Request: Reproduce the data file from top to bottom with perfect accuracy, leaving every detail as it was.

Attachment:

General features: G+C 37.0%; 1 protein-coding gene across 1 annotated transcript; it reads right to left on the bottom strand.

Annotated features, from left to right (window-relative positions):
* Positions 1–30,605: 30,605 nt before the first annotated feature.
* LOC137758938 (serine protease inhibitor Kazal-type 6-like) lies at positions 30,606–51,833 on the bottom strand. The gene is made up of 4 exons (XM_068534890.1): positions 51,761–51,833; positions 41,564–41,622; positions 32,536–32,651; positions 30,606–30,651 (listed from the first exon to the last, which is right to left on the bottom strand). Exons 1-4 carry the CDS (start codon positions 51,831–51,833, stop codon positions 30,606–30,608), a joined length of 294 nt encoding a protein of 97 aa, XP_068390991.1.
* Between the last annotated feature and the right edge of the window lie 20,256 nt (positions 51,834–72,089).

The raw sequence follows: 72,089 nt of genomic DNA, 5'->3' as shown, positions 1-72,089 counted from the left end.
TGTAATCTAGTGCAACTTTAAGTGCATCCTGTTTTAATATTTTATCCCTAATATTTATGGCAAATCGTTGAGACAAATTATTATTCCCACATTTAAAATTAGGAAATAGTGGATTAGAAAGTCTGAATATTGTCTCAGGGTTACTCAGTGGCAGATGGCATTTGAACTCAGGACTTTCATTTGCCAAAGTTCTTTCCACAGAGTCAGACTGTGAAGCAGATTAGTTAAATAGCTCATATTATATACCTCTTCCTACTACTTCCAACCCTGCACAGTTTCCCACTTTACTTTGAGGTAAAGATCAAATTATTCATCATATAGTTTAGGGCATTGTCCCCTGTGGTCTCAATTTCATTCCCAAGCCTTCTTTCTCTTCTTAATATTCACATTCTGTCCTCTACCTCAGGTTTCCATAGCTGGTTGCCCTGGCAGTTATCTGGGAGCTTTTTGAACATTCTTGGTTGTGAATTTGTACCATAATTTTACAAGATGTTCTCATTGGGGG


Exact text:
General features: G+C 37.0%; 1 protein-coding gene across 1 annotated transcript; it reads right to left on the bottom strand.

Annotated features, from left to right (window-relative positions):
* Positions 1–30,605: 30,605 nt before the first annotated feature.
* LOC137758938 (serine protease inhibitor Kazal-type 6-like) lies at positions 30,606–51,833 on the bottom strand. The gene is made up of 4 exons (XM_068534890.1): positions 51,761–51,833; positions 41,564–41,622; positions 32,536–32,651; positions 30,606–30,651 (listed from the first exon to the last, which is right to left on the bottom strand). Exons 1-4 carry the CDS (start codon positions 51,831–51,833, stop codon positions 30,606–30,608), a joined length of 294 nt encoding a protein of 97 aa, XP_068390991.1.
* Between the last annotated feature and the right edge of the window lie 20,256 nt (positions 51,834–72,089).

The raw sequence follows: 72,089 nt of genomic DNA, 5'->3' as shown, positions 1-72,089 counted from the left end.
TGTAATCTAGTGCAACTTTAAGTGCATCCTGTTTTAATATTTTATCCCTAATATTTATGGCAAATCGTTGAGACAAATTATTATTCCCACATTTAAAATTAGGAAATAGTGGATTAGAAAGTCTGAATATTGTCTCAGGGTTACTCAGTGGCAGATGGCATTTGAACTCAGGACTTTCATTTGCCAAAGTTCTTTCCACAGAGTCAGACTGTGAAGCAGATTAGTTAAATAGCTCATATTATATACCTCTTCCTACTACTTCCAACCCTGCACAGTTTCCCACTTTACTTTGAGGTAAAGATCAAATTATTCATCATATAGTTTAGGGCATTGTCCCCTGTGGTCTCAATTTCATTCCCAAGCCTTCTTTCTCTTCTTAATATTCACATTCTGTCCTCTACCTCAGGTTTCCATAGCTGGTTGCCCTGGCAGTTATCTGGGAGCTTTTTGAACATTCTTGGTTGTGAATTTGTACCATAATTTTACAAGATGTTCTCATTGGGGG